ABOUT HIS NEW PRO SHOE AND EVOLUTION OF MODERN SKATING
──NYJAH HUSTON (ENGLISH)
Interview by VHSMAG Photos courtesy of DC
VHSMAG(V)： It’s DC’s 20th anniversary this year and the theme is Defy Convention. How has DC defied convention in the last 20 years and how have you defied convention in skateboarding today?
Nyjah Huston(N)： I think DC has definitely helped pushed the progression of a lot of sports out there but especially skateboarding. I mean, everyone from Danny Way to Chris Cole to Mike Mo, all those guys are absolutely amazing and they help push the sport every single day especially with all the video parts and all the gnarly tricks they’ve done. It’s awesome. I’m always trying to push the progression of skateboarding and really just get better at it myself, that’s my goal every time I go out and skateboard, I just try to learn new tricks and get better.
V： What’s the best thing about the Nyjah Vulc? What have you worked on to make it better than your previous model?
N： My favorite part about the new Nyjah Vulc is it’s just a good balance between a chill shoe and a skate shoe, you know? It’s a shoe you can just walk around in and it’s super comfortable and also it has a vulcanized sole for a really good board feel, and at the same time there’s impact S insole, and it protects your feet and that’s a good thing.
V： The Nyjah Vulc commercials are unique. How were the shoots?
N： Shooting the commercials was really fun. Chris Ray is always super fun to film with and I was stoked with all the ideas with the different colors and different lifestyle stuff and it was a really fun time. The little pool party thing at my house was really cool and the one shooting with my dog was really fun also.
V： Do you have any ideas of what kind of shoes you’d like to produce with DC in the future?
N： Yeah, we’re working on some stuff actually right now for the near future. I can’t talk about it yet but it’ll be out soon.
V： Are you aiming for SOTY this year? What happened last year and what’s your view on the controversy that you should have won?
N： SOTY is always something that I would be stoked to win but then again I’m only 19 years old and I think I have plenty of years down the road that I can actually aim to try to get it and then again at the same time I don’t think it should be something that you’re trying for so hard throughout the year. I think some year’s people just have better years at skateboarding than others and I wasn’t bummed that I didn’t get it at all. I think Ishod absolutely killed it and I have some other years to go for it.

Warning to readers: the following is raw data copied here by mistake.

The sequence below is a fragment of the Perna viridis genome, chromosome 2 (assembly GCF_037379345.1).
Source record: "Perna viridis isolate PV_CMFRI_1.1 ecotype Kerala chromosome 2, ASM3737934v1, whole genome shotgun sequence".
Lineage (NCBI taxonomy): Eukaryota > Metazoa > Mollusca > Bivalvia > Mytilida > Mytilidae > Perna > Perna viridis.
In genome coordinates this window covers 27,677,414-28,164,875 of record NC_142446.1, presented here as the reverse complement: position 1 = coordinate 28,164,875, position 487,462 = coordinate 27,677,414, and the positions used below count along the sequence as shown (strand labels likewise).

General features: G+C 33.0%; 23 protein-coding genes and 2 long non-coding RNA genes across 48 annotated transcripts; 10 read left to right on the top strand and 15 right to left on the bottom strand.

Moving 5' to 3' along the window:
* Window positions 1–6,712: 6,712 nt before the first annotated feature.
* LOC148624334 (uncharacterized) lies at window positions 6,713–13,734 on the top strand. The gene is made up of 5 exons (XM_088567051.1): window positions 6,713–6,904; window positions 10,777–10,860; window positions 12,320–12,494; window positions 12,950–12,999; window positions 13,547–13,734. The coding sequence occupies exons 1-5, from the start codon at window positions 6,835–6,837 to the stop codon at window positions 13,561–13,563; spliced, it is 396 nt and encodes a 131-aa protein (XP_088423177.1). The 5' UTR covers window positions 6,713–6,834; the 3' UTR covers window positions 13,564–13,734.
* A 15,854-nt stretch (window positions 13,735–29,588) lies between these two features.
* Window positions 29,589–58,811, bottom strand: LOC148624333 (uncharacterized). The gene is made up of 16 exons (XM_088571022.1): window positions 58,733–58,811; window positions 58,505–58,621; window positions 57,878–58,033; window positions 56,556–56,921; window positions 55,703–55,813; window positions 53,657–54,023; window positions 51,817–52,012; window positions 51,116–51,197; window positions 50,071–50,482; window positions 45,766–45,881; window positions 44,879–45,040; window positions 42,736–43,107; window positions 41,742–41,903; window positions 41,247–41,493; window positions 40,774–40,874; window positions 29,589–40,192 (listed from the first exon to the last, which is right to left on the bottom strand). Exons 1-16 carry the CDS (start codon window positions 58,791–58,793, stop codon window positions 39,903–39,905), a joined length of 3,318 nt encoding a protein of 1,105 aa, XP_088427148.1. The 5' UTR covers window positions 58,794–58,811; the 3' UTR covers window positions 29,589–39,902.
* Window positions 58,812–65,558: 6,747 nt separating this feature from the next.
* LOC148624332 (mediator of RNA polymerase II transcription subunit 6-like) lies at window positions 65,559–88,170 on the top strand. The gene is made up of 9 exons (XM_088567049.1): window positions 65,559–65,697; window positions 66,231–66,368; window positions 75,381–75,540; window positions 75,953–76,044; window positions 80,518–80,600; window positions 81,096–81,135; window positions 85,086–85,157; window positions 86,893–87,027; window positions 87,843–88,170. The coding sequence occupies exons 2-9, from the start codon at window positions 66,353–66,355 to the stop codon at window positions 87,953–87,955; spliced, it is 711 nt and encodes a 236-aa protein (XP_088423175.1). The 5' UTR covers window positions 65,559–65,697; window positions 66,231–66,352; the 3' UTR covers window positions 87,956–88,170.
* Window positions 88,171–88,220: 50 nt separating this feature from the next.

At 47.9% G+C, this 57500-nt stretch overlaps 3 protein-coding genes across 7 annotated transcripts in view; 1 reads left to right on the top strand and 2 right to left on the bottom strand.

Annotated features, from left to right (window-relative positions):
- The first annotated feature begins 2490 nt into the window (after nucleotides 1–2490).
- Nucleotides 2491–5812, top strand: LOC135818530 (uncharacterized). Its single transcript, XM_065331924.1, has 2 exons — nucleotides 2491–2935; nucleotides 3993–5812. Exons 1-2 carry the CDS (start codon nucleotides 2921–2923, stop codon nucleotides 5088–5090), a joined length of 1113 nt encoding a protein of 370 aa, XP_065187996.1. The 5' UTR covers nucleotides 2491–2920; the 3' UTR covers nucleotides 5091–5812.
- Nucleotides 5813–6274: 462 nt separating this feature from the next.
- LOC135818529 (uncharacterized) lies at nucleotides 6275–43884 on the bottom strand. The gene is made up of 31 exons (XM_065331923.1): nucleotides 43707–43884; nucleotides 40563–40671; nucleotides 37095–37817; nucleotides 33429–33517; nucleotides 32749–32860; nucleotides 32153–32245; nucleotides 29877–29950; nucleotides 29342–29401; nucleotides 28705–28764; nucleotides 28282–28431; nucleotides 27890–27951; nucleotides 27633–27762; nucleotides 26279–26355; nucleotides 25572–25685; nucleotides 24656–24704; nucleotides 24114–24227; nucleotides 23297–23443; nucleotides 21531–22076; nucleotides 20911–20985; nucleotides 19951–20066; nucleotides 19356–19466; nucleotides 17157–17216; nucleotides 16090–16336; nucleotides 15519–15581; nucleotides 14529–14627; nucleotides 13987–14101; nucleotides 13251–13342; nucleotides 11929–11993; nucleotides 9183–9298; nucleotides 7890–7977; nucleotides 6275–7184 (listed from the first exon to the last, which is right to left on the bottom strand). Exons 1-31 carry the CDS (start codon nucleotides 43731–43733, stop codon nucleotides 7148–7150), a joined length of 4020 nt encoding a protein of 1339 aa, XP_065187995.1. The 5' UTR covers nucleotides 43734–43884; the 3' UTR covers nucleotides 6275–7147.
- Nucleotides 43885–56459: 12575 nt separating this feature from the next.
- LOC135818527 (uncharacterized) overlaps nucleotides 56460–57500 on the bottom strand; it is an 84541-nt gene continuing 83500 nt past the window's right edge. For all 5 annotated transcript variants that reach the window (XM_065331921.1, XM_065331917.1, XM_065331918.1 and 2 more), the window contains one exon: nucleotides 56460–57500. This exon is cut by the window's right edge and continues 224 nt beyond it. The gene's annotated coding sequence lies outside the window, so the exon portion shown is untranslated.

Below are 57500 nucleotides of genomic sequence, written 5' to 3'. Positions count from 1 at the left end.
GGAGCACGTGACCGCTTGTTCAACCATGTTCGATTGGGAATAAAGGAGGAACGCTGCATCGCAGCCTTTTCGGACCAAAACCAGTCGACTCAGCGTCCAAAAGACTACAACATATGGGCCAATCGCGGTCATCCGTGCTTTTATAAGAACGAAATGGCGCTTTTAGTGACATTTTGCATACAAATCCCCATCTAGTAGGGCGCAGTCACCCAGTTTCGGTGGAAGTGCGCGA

V： Shooting in the streets and skating at contests…does your mindset change? How do you look at street skating and contests differently?
N： Street skating and contest skating are two completely different things but both of them are super important to me. Obviously I love skating in contests. It’s super fun skating all of those awesome courses, especially Street League. I’m a competitive person so I have a lot of fun, but then again skating in the streets… that’s the best part of skating. You go out and just the fact that you’re skating obstacles that aren’t actually meant for skating is the best part. You just get to go out with all your friends and have a good time and shred.
V： Are there any particular tricks that you struggle with?
N： Yes, absolutely. I struggle with varial heelflips, frontside flips. Mainly those two.
V： Is there anything you do to prepare before you skate something super big to make yourself feel comfortable?
N： Before I skate something super big, I just make sure that I get a good warm up session in and get the legs going, and whatever trick I’m going to do just make sure I go to a skate park or a smaller rail or whatever the obstacle is before and make sure I just practice that trick and feel confident before I do it.
V： It seems skating is getting super big and more technical for you than ever. Where do you see skateboarding headed and how would you keep the evolution of skateboarding going?
N： Yeah, skateboarding has definitely gotten very technical lately. It’s going to be interesting to see where it goes in the future. I feel like it can only get so technical and people can only go so big, but we’ll see. I think skateboarding is going in a good direction and it’s sick to see how much the progression has changed in the past few years.
V： Any projects you’re currently working on? What’s lined up for you in the near future?
N： No projects that are specific right now. Just been out street skating and filming like I always do and concentrating on this year’s contest season, but hopefully I’ll be putting out a new part soon.